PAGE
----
Consequently, “different ways of seeing the future, in non-developmental ways, not in quantitative ways, but other ways of caring for life, human life and all life on the planet”[30] – e.g. buenvivir, degrowth, deglobalisation, eco-feminism, eco-socialism, food sovereignty, solidarity economy, commons etc. – are only rarely touched upon in the material.[31] DE hence not only tends to ignore activist discussions and practices on these questions, but also the academic debates on the limitations and pitfalls of discourses on sustainability and development more widely.[32] Instead, it contributes to stifling critical thought process by stressing the universal validity of sustainable development as an “obligation under international law”,[33] thereby selling the dominant, capitalist notion as objective truth and as is in our common interest. Instead of suggesting that “[w]e are all equally interconnected, we all want the same thing, we can all do the same thing”, critical DE should discuss “asymmetrical globalisation, unequal power relations, [and ] Northern and Southern elites imposing [their] own assumptions as universal”.[34]

As a consequence of this depoliticised approach to development, the materials propose rather limited courses for action. For example, VENRO, the umbrella organisation of development NGOs in Germany, suggests “school partnerships, charity runs, and information events, world music evenings and film screenings, international chats and online discussions, school-worldshops and climate schools as well as participation in various campaigns of development policy”.[35] In our analysis of the materials, we found that three different approaches of participant activation are predominant. First of all, many materials evidence the strategic focus on collecting donations for development projects and programmes. The approach of mixing DE with fund-raising inhibits critical educational perspectives. The second tendency in DE is to propose activities that encompass getting to know the ‘Other’ in the vicinity (e.g. “foreign children in the class”[36]) or in the Global South (see the section below on North-South volunteer service). Thus, a gain in ‘intercultural competence’ directed solely at the dominant group and exluding ‘foreign children’ is portrayed as a solution, rather than dealing with questions of equal opportunities or suggesting struggles against structural and everyday racism. The third course for action proposed is to propagate the transformative potential of individual consumer choices. This focus tends to individualise the problem, to consolidate classist prejudices because only well-off people can afford them, and to divert focus away from structural issues of a racialised, gendered global division of labour (see the section below on Fair Trade).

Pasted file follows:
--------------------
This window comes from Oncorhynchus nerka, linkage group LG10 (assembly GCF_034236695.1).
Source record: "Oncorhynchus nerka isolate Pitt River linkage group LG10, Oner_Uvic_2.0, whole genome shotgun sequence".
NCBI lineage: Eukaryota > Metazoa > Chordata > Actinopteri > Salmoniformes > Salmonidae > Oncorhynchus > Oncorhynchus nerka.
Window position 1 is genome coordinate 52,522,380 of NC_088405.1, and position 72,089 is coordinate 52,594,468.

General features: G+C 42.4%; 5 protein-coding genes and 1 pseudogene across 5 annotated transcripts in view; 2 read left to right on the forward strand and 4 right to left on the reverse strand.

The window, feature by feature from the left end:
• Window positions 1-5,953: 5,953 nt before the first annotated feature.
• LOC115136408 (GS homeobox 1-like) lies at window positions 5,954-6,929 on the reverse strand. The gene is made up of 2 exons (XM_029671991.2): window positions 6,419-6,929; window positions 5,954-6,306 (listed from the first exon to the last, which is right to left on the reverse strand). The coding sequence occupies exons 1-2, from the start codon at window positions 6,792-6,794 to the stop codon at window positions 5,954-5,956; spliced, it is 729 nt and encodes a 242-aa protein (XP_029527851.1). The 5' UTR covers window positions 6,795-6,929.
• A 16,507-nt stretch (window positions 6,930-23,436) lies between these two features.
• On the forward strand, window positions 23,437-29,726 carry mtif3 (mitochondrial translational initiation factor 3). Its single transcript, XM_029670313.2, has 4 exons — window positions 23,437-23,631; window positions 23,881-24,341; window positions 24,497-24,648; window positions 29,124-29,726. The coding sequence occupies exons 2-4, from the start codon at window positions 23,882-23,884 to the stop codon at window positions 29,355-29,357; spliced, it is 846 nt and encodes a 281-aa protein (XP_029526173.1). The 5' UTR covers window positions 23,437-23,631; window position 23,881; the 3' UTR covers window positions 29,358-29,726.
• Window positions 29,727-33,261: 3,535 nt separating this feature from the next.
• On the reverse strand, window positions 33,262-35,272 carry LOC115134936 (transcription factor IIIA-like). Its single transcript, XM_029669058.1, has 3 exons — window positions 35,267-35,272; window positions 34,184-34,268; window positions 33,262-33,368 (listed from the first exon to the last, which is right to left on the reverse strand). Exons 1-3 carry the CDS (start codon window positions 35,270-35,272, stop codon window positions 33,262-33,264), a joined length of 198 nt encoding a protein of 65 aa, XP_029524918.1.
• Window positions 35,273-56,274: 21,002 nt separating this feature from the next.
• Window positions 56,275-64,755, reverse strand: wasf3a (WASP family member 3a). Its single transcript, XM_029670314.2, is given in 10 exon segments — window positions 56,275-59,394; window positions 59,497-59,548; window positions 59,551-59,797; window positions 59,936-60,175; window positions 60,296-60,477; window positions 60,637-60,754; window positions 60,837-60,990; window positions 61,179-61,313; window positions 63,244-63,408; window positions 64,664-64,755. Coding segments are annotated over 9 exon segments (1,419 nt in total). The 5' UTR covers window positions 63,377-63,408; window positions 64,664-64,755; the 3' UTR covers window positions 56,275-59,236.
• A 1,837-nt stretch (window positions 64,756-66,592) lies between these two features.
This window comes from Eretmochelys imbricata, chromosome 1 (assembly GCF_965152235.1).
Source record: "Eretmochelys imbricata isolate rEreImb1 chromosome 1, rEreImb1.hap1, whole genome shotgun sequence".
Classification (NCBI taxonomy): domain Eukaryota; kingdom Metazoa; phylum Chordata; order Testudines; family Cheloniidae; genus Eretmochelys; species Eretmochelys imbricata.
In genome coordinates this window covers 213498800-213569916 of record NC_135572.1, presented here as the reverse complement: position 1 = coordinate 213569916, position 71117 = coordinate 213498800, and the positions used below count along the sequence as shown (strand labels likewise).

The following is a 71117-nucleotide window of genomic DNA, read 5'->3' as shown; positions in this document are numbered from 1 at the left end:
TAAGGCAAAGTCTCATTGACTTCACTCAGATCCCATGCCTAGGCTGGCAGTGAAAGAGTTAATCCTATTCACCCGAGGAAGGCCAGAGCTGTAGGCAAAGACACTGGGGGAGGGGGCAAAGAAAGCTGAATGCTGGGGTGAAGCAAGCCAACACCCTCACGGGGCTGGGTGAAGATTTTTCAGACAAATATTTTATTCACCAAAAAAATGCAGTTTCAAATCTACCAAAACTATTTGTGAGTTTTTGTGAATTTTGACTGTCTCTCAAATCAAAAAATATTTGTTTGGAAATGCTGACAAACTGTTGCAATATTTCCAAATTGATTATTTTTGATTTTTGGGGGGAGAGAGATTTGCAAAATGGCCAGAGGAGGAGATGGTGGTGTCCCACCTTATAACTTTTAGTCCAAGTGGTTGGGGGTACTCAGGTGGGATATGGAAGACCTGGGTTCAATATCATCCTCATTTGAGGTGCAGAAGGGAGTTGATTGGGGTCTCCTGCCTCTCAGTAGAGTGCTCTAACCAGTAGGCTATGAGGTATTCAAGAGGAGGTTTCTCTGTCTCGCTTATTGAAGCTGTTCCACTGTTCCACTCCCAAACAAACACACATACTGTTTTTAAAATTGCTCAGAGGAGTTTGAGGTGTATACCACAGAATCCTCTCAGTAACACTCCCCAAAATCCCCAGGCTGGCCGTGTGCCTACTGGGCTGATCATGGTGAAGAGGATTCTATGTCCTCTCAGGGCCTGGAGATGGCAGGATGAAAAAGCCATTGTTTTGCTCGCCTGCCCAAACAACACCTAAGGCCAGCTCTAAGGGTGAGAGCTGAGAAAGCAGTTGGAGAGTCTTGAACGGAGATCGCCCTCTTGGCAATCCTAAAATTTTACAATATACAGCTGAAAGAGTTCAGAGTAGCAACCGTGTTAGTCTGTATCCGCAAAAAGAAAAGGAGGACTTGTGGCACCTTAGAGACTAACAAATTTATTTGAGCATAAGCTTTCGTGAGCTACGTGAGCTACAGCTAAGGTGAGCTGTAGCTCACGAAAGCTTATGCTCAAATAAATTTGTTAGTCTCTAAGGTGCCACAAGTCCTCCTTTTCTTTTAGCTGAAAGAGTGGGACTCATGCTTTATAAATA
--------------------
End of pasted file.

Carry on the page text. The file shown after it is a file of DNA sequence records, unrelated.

North-South Volunteer Service